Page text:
When you live with and love a nervous, overanxious dog, you’re willing to do whatever it takes to make her more comfortable in her skin. For my 3-year-old Vizsla, Finley, this has meant tons of training, behavioral modifications, wearable calming devices, relaxing music for pets, and all kinds of Western medicine. Some of these have yielded measurable results, but many haven’t.
Well before I ever thought about acupuncture for my dog’s behavioral issue, I saw an acupuncturist myself for physical discomfort. I was happy with the results, so I was more than willing to sign up Finley for the pin-cushion treatment, too.
We met with Dr. Rachel Barrack, a licensed veterinarian certified in veterinary acupuncture and Chinese herbology, who makes house calls in the New York-metropolitan area. She treats horses and small animals like cats and dogs who are suffering from degenerative joint disease; neurological, cardiovascular, and respiratory diseases; as well as gastrointestinal and behavioral issues. Many of the pooches she works with are looking for relief from arthritis, the side effects of radiation and chemotherapy, disc disease, and various musculoskeletal issues. She’s seen it all, including anxious pups like Finley.
Finley gave Dr. Barrack her usual greeting of overexcited barks, leaps for kisses, and then cuddles and in-your-face attention on our living room couch. Dr. Barrack was happy to oblige as she took a full health history, asking me questions about Finley’s physical well-being and overall temperament.
Although Finley is a on-edge pooch, I was probably the most nervous one in the room. I simply couldn’t imagine my dog sitting still and allowing herself to be poked with thin, stainless steel needles throughout her head and body. As Dr. Barrack explained it, the needles are inserted to stimulate specific points located along 14 major channels that carry blood and energy in the body. The physiological response that results can relieve pain, stimulate the immune and nervous systems, and cause a whole bunch of other positive health effects. While Western medicine can handle acute problems, Eastern — including acupuncture and Chinese herbal therapy — is better at chronic conditions, without any unpleasant side effects.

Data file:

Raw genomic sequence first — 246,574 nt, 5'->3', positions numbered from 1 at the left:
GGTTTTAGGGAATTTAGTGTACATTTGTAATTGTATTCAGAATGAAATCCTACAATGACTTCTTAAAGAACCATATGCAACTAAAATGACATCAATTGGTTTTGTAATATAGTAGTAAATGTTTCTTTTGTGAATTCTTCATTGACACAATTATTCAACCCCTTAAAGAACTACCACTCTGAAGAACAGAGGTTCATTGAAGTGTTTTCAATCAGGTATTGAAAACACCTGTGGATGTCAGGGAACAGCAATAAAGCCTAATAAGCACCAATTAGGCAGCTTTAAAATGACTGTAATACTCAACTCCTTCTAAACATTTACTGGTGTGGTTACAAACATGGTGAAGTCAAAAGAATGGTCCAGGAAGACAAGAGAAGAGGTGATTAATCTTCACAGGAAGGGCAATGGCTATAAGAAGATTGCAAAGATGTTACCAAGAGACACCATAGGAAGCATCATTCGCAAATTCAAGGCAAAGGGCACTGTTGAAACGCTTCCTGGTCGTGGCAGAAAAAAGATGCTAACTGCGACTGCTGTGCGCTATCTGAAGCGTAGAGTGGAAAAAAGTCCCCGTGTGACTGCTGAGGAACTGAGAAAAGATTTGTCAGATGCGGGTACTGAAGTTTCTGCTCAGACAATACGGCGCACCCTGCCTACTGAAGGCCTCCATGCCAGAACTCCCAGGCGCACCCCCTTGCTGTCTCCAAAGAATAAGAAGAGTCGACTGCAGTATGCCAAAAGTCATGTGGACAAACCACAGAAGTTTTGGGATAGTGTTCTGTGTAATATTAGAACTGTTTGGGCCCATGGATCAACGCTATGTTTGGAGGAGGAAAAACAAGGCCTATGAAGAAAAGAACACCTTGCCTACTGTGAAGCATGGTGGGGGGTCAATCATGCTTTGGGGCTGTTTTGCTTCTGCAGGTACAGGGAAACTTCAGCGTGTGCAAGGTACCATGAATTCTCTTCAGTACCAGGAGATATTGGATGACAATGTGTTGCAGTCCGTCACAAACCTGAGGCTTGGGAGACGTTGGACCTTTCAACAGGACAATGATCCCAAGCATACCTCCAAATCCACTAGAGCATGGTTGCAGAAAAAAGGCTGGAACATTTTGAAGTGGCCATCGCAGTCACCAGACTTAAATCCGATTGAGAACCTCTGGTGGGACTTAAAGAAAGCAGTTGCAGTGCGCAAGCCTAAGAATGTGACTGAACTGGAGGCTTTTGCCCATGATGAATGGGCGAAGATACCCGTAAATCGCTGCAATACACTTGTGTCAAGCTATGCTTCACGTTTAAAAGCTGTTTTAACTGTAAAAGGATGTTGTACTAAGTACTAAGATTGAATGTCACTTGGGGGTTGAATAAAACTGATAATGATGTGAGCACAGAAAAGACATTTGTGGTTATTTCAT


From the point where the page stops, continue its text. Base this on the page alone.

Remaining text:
Dr. Barrack was especially good with Finley, giving her fur a gentle squeeze so she couldn’t feel the needles going under her skin, reading her mood, and giving her breaks when she needed them. To help, she had me hold Finley in the sort of big bear-hug around the neck that I always see vet assistants and technicians do when we’re in an exam room. I was shocked with how confidently and deftly Dr. Barrack inserted one, two, then three … up to eight needles in my easily spooked pet.
We took a pause and, for a moment, a flash of calm swept over Finley’s face. Her ears relaxed, her brow was at rest, she even yawned. But if you sneezed, you would have missed it. Suddenly, Finley started resisting, and with one big puppy shake, she loosened a bunch of the needles. Not one to be discouraged, Dr. Barrack turned to aqua-acupuncture, a slightly different technique that involves injecting saline in the points rather than letting needles rest in them. This seemed to work better for Finley, who was still a very good sport considering it was her first session being poked and prodded and being able to understand what was going on.
Before concluding the session, Dr. Barrack showed me some acupressure points on Finley’s chest and behind her ears that I could press to help her relax. She also left me with an herbal remedy as part of the integrative treatment.
I’ve been giving pup the pills for two weeks now, and while I can’t expect a big turnaround after one acupuncture session and a handful of supplements, I’ve found Finley calming down a little more readily at the end of the day, curling up on the couch next to me, and waiting for her nightly acupressure massage.
If I were in a position to have Dr. Barrack come to our house on a weekly basis – sessions start at $200 – I wouldn’t hesitate to enlist her services. Chronic behavior issues like anxiety can be particularly tough to treat, but in Barrack’s experience, many animals see an improvement in three to five sessions. And considering how quickly Finley usually warms up to people, I’d bet she’d go into full-on relaxation mode by the fourth or fifth visit.
Visit Dr. Rachel Barrack’s site Animal Acupuncture for more info.